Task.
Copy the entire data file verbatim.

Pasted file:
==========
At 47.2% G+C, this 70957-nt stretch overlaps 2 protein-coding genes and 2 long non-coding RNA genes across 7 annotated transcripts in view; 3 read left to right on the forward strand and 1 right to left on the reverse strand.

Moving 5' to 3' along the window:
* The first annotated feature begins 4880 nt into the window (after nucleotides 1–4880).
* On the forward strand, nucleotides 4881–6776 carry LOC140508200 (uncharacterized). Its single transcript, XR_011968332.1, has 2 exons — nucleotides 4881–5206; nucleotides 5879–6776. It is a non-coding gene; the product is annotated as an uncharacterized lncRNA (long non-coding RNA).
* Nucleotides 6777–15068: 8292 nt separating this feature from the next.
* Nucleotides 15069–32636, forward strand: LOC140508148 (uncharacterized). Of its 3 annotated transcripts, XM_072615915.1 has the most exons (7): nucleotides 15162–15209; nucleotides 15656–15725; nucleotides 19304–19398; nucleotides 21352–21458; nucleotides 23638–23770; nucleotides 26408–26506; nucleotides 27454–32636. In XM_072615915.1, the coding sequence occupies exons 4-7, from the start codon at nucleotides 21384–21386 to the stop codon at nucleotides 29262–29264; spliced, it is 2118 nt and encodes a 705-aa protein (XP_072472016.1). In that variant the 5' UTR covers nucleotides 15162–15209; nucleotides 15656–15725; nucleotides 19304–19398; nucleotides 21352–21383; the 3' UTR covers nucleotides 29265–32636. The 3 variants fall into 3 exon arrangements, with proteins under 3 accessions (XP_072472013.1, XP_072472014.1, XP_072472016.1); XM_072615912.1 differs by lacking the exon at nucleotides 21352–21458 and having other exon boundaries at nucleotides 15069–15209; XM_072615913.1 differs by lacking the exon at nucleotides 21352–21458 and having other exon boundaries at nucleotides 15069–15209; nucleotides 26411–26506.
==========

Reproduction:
At 47.2% G+C, this 70957-nt stretch overlaps 2 protein-coding genes and 2 long non-coding RNA genes across 7 annotated transcripts in view; 3 read left to right on the forward strand and 1 right to left on the reverse strand.

Moving 5' to 3' along the window:
* The first annotated feature begins 4880 nt into the window (after nucleotides 1–4880).
* On the forward strand, nucleotides 4881–6776 carry LOC140508200 (uncharacterized). Its single transcript, XR_011968332.1, has 2 exons — nucleotides 4881–5206; nucleotides 5879–6776. It is a non-coding gene; the product is annotated as an uncharacterized lncRNA (long non-coding RNA).
* Nucleotides 6777–15068: 8292 nt separating this feature from the next.
* Nucleotides 15069–32636, forward strand: LOC140508148 (uncharacterized). Of its 3 annotated transcripts, XM_072615915.1 has the most exons (7): nucleotides 15162–15209; nucleotides 15656–15725; nucleotides 19304–19398; nucleotides 21352–21458; nucleotides 23638–23770; nucleotides 26408–26506; nucleotides 27454–32636. In XM_072615915.1, the coding sequence occupies exons 4-7, from the start codon at nucleotides 21384–21386 to the stop codon at nucleotides 29262–29264; spliced, it is 2118 nt and encodes a 705-aa protein (XP_072472016.1). In that variant the 5' UTR covers nucleotides 15162–15209; nucleotides 15656–15725; nucleotides 19304–19398; nucleotides 21352–21383; the 3' UTR covers nucleotides 29265–32636. The 3 variants fall into 3 exon arrangements, with proteins under 3 accessions (XP_072472013.1, XP_072472014.1, XP_072472016.1); XM_072615912.1 differs by lacking the exon at nucleotides 21352–21458 and having other exon boundaries at nucleotides 15069–15209; XM_072615913.1 differs by lacking the exon at nucleotides 21352–21458 and having other exon boundaries at nucleotides 15069–15209; nucleotides 26411–26506.